And those who are online now must navigate the surge of attacks and malicious behavior witnessed in the COVID-19 era from cyberattacks to hate speech to spiraling COVID-19-related misinformation that has reached “infodemic” proportions. Recently a video pushing false information on COVID-19 received 20 million views on Facebook in less than 24 hours. Moreover, governments around the world have used the pandemic to introduce invasive surveillance technologies that threaten the rights of citizens.

3. Geopolitical gridlock threatens a global fracture

At precisely the moment where the costs of a failure to cooperate are seen in stark relief, the world faces a level of polarization not seen in decades. And this political fragmentation, especially between great powers, is already easy to see online.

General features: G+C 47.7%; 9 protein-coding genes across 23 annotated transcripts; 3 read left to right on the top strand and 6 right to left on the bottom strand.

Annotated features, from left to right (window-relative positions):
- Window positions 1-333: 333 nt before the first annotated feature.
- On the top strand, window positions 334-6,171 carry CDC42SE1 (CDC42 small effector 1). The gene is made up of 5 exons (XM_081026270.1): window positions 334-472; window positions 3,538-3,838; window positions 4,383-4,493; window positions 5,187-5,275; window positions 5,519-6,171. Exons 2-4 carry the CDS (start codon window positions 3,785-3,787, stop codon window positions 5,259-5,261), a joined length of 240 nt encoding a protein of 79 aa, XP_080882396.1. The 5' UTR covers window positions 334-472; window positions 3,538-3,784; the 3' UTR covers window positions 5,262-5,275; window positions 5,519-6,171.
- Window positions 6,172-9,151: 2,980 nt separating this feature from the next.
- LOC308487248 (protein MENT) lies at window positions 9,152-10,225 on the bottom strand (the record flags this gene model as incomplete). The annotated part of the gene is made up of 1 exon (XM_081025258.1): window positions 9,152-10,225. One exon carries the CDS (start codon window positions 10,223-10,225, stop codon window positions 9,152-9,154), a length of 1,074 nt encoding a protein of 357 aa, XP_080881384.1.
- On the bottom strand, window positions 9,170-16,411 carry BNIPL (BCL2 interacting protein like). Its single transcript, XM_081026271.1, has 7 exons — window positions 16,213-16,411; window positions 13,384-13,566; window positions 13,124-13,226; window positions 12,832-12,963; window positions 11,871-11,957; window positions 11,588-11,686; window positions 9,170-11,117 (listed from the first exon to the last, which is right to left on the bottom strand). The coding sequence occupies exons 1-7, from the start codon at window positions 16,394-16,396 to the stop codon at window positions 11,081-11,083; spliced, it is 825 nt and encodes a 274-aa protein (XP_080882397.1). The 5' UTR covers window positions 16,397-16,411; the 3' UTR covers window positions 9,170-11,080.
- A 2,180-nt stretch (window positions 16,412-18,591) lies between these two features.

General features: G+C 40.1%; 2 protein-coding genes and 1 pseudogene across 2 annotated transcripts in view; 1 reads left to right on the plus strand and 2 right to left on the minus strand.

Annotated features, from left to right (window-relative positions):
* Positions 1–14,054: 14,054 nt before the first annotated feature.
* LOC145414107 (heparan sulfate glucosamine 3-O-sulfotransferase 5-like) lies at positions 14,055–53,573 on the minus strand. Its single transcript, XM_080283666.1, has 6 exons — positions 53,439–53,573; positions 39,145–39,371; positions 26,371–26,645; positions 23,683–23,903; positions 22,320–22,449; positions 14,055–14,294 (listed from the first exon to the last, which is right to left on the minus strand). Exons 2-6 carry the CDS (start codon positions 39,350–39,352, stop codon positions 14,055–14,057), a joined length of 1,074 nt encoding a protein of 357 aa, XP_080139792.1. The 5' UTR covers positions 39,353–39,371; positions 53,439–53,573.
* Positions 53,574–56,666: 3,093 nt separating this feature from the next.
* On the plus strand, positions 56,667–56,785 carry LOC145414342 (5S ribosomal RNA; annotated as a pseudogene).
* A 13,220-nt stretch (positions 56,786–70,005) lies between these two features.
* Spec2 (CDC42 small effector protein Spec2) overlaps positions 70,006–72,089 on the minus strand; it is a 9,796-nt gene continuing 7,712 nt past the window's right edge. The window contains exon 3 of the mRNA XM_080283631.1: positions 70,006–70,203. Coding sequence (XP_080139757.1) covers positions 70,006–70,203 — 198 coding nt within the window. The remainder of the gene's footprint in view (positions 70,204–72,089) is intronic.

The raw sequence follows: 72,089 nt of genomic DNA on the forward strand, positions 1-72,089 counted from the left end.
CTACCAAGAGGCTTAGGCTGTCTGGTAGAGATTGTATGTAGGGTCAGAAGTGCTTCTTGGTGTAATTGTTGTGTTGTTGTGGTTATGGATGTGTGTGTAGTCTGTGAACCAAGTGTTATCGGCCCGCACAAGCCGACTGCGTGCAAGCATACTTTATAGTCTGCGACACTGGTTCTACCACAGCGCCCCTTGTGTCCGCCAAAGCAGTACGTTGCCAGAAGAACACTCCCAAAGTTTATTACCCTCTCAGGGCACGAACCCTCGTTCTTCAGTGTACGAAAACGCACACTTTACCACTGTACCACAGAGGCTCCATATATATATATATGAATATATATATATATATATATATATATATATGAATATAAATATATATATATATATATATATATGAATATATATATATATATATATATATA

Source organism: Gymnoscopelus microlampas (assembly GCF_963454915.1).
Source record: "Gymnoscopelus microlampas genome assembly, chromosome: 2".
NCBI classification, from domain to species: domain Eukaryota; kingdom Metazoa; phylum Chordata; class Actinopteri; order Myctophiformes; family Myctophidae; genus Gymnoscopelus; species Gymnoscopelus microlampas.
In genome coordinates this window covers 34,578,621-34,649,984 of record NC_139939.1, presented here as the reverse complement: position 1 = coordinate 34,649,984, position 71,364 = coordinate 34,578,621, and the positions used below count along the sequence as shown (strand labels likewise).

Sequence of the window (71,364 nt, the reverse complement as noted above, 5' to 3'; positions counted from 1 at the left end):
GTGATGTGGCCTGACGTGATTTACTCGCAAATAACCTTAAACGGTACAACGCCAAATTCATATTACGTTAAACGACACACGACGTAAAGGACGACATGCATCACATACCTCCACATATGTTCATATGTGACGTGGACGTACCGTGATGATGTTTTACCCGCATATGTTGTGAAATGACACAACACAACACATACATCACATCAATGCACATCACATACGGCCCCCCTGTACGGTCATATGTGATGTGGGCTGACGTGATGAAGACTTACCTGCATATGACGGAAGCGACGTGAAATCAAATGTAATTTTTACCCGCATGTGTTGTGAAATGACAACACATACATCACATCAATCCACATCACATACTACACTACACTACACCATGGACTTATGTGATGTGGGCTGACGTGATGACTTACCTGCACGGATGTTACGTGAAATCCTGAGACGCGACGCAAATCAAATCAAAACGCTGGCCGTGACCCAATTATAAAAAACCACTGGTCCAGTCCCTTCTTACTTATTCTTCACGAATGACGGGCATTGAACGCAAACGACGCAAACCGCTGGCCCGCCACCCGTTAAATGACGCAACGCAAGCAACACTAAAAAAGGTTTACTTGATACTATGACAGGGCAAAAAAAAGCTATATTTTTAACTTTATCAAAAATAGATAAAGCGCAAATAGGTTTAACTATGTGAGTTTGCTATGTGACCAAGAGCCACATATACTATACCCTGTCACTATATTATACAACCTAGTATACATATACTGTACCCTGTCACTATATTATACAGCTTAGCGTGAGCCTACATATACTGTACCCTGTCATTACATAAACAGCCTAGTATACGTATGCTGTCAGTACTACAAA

But we risk seeing further divisions in our digital world, or even a full fracture into separate but coexisting virtual worlds. Indeed, some argue that the “splinternet” is already here as some countries seek to exercise ever greater control of the internet within their borders, undermining the vision of the internet as a global network that would connect everyone in the world.

And it is also threatening alignment on a shared vision and blueprint for how the world can effectively cooperate in the digital world. Latha Reddy, former deputy national security adviser of India and co-chair of the Global Commission on the Stability of Cyberspace, acknowledged during the event that even if a global treaty was not possible given the geopolitical moment, the world should be able to agree on certain norms, including protecting health services and COVID-19 data in the midst of a global pandemic. And yet, the world is witnessing a spike in attacks on the very institutions working to develop a COVID-19 vaccine.